Canada’s Engineering Marvel Celebrated
Toronto's CN Tower celebrated a quarter-century on June 26. The tower took 40 months to erect and was opened to the...
Toronto’s CN Tower celebrated a quarter-century on June 26. The tower took 40 months to erect and was opened to the public 25 years ago on June 26, 1976. It is still the world’s tallest building and free-standing structure, standing at a height of 553.33 metres or 1,815 feet. In 1995 it was classed as one of the Seven Wonders of the Modern World by the American Society of Civil Engineers.
Unfortunately, in all the hoopla that attended the celebrations last week, there was no mention of the engineers who helped to raise the landmark — arguably Canada’s most distinctive monument. Nicolet Carrier Dressel & Associates of Montreal were listed as the civil engineers when it won a Canadian Consulting Engineering Award of Excellence in 1977.
The tower cost $63 million to build, or about $300 million in 1998 dollars. In recent years, $40 million has been invested in expanding its underground facilities and on renovating its revolving restaurant in the pod.
Building the slender tower took 40,500 cubic metres of concrete, 128 kilometres of post-tensioned steel, 4,500 metric tonnes of reinforcing steel, and 540 metric tonnes of structural steel. The tower is used to transmit UHF and VHF television, FM Radio, microwave transmissions and fixed mobile systems. During high winds (120 mph with 200 mph gusts) the shaft will sway 1 foot 7 inches from the centre, the antenna moves over 6 feet from centre, and the sky pod moves over 3 feet from centre. Wind studies were done at the Boundary layer Wind Tunnel Laboratory of the University of Western Ontario in London when it was designed.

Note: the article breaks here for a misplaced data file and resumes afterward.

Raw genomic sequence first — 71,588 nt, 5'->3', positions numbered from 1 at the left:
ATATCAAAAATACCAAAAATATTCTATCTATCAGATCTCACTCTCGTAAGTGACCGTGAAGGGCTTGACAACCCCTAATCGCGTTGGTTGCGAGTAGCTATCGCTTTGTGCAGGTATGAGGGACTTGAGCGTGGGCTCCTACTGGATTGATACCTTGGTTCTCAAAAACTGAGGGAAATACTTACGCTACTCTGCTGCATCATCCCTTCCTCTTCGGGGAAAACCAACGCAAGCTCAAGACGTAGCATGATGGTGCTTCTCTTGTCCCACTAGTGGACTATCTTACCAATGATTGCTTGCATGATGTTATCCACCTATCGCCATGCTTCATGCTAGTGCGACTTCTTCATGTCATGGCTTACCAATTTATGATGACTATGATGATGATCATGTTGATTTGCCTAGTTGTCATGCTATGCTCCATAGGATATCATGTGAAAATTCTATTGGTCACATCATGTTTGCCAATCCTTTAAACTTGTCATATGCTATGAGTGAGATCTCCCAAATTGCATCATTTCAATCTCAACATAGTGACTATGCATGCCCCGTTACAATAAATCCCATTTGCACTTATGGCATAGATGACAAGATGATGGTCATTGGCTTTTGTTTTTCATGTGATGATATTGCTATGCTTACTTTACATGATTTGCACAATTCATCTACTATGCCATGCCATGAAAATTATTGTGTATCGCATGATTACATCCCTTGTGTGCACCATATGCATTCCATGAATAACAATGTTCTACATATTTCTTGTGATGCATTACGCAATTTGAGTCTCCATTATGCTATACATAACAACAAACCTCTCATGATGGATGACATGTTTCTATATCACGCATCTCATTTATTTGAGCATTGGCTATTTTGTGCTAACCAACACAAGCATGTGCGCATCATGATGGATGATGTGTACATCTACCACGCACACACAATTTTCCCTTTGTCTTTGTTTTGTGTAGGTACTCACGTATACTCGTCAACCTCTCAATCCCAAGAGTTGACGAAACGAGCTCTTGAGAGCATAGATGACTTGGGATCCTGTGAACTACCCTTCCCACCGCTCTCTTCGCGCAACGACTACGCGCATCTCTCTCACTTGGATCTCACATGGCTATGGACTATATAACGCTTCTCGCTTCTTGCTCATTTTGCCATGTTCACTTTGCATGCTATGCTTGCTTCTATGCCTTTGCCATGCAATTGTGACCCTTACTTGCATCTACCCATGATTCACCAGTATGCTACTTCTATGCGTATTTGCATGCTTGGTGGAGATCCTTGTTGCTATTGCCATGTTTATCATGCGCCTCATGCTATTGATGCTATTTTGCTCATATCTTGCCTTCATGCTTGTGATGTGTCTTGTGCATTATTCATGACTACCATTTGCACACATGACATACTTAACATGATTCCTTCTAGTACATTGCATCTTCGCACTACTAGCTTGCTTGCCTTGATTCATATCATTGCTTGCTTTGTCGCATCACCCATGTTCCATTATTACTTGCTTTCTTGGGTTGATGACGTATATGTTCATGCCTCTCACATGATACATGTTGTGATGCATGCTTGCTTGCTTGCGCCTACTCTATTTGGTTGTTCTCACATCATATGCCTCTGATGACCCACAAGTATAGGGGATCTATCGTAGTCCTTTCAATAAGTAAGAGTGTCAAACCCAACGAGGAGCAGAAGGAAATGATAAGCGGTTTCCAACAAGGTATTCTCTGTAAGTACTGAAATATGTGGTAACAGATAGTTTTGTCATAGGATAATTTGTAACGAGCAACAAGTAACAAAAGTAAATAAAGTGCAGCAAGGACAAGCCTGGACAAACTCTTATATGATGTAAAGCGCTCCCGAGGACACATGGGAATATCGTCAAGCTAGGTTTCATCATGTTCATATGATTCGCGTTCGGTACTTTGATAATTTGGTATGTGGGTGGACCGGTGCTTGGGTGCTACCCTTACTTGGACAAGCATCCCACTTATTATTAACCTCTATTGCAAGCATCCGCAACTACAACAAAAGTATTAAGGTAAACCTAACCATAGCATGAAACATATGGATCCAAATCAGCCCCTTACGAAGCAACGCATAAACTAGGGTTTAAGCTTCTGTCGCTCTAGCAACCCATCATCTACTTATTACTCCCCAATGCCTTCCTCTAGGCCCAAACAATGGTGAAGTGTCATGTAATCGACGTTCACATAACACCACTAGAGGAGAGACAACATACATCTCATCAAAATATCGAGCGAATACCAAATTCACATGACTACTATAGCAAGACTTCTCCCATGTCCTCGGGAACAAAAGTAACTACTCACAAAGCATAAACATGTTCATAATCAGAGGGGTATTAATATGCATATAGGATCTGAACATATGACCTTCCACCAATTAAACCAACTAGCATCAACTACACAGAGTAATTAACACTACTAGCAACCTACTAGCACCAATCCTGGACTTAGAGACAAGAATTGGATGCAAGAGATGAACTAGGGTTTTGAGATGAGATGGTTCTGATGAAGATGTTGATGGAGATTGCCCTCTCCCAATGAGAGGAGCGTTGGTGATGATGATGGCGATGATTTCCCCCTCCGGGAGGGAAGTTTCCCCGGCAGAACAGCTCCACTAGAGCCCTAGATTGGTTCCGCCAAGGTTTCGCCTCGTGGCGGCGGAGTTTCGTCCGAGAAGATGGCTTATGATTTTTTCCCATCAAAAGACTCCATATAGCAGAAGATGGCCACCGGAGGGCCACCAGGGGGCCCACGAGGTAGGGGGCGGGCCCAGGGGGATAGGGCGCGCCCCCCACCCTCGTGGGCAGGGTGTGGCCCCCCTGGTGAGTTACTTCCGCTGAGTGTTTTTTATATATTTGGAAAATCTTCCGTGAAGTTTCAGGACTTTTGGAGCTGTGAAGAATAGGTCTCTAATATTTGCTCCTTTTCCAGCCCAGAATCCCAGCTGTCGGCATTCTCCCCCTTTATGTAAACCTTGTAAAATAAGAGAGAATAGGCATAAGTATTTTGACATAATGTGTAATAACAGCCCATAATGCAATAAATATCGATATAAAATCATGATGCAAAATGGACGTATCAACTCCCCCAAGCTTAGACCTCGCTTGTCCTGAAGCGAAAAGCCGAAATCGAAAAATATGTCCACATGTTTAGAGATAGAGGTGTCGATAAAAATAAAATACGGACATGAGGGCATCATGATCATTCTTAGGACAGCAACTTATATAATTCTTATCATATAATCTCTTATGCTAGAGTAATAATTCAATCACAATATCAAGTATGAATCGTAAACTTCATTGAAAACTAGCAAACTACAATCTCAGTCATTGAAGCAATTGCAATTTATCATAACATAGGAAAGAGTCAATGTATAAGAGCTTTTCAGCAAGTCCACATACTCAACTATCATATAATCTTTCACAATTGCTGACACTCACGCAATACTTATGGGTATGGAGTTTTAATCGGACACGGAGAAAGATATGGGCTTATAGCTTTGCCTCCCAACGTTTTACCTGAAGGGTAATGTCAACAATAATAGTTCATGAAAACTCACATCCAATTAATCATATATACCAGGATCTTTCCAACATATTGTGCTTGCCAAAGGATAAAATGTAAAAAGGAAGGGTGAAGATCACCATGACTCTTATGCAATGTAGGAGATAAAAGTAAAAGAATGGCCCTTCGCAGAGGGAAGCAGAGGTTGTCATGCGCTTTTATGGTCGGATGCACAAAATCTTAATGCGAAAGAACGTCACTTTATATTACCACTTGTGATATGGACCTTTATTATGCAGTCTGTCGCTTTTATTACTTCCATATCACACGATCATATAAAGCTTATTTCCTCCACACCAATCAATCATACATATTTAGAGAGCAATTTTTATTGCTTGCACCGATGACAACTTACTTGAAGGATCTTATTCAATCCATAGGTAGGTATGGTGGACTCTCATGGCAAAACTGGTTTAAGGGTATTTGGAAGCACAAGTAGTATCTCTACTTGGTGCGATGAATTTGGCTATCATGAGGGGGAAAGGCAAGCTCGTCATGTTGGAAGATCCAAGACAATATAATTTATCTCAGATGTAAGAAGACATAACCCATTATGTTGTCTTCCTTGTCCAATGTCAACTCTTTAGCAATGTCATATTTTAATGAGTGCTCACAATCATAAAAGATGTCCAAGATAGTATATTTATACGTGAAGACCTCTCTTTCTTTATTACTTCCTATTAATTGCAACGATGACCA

Glass-fronted elevators climb the tower at 22 kph to take 58 seconds to reach the pod. The pod platform has a solid glass floor that could withstand the weight of 14 large hippos.
List of World Federation of Great Towers
1. CN Tour, Toronto, Canada, 553 metres
2. Ostankino Tower, Moscow, Russia, 540 metres
3. Empire State Building, New York, U.S.A., 443 metres
4. Tianjin Tower, Tianjin, China, 415 metres
5. Tashkent Tower, Uzbekistan, 375 metres
6. Fernsehturm, Berlin, Germany, 365 metres
7. Tokyo Tower, Japan, 333 metres
8. Sydney Tower, Australia, 304 metres
9. Olympia Tower, Munich, Germany, 290 metres
10. Barcelona Tower, Spain, 288 metres